Hepatitis B is passed between people through the transmission of bodily fluids like blood, semen and vaginal fluids. It is possible for an infected woman to pass the infection onto her developing baby. In the case of this illness, too, you can have tests done that screen for sexually transmitted infections. These tests seek to identify markers or signs of infection in the body and may be ordered on presentation of symptoms like fatigue, fever, loss of appetite, abdominal pain, nausea and vomiting, pale stools, dark urine, jaundice and joint pain. Antigen, antibody and DNA tests are usually order to confirm the presence of the Hepatitis B disease but your doctor may also want to perform liver tests like ALT, AST and gamma-glutamyl transferase (GGT) to evaluate how far the disease has progressed. Sometimes your doctor may also order a liver biopsy for confirmation.

Antigens are markers produced by viruses and bacteria. If a test reveals the presence of HBV antigens in the body it means the person has the infection. The Hepatitis B surface antigen (HBsAg) is tested for early after exposure to the virus. The antigen appears before symptoms of infections present and can be done immediately after coming into contact with the virus. If tests show the antigen is present for six months or longer it is likely to be an indication if a lifelong Hepatitis B infection and you may pass the disease onto other people.

The Hepatitis B e-antigen tests for the presence of a HBV protein that indicates the HB injection is still in active phase. It will reveal how contagious your condition is.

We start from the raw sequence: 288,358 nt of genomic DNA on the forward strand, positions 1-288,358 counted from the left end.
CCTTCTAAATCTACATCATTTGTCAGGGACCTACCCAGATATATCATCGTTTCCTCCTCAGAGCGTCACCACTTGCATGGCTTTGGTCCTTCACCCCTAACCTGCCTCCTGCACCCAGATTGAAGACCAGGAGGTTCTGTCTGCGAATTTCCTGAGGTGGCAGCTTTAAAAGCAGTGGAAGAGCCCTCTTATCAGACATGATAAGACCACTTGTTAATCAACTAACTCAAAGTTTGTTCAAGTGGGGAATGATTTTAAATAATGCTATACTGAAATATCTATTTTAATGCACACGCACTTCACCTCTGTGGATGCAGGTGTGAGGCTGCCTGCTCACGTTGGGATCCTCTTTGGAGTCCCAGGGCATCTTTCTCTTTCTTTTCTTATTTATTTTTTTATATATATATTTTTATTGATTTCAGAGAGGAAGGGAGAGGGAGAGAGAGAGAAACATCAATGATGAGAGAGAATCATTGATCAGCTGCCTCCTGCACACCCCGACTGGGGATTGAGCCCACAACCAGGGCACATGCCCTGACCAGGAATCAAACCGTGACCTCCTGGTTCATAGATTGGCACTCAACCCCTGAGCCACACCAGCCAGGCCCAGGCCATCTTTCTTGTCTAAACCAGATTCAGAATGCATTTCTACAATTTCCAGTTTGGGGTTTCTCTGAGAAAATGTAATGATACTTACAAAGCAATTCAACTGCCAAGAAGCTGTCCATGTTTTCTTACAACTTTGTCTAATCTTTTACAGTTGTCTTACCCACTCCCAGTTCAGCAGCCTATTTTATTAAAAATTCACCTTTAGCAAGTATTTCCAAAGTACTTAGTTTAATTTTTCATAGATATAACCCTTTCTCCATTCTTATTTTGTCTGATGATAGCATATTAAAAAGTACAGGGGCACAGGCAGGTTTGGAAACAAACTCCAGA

Antibodies are proteins that the body generates to fight off infections. If you test positive for HBV antibodies it is a sign your body is trying to fight the virus off. The Hepatitis B surface antibody (HBsAb) usually presents four weeks after HBsAg. If you test positive for this antibody it means the virus is close to reaching the end of its active phase and you are no longer contagious or unlikely to pass it onto other people. It also ensures that you will not get the virus again as you will have developed immunity to it. If the test comes out positive for both HBsAb and HBsAg then you are still contagious.

DNA of HBV can also show an infection in the body. The amount of DNA that is present is an indication of how severe the infection is. The Hepatitis B DNA STD tests measure how much of the virus’ genetics is in your body. If you have high levels of DNA it means the virus is multiplying and you are highly likely to pass the infection on. When you have chronic Hepatitis B and your HB DNA levels are high it means you are at increased risk of liver damage and should be taking antivirals.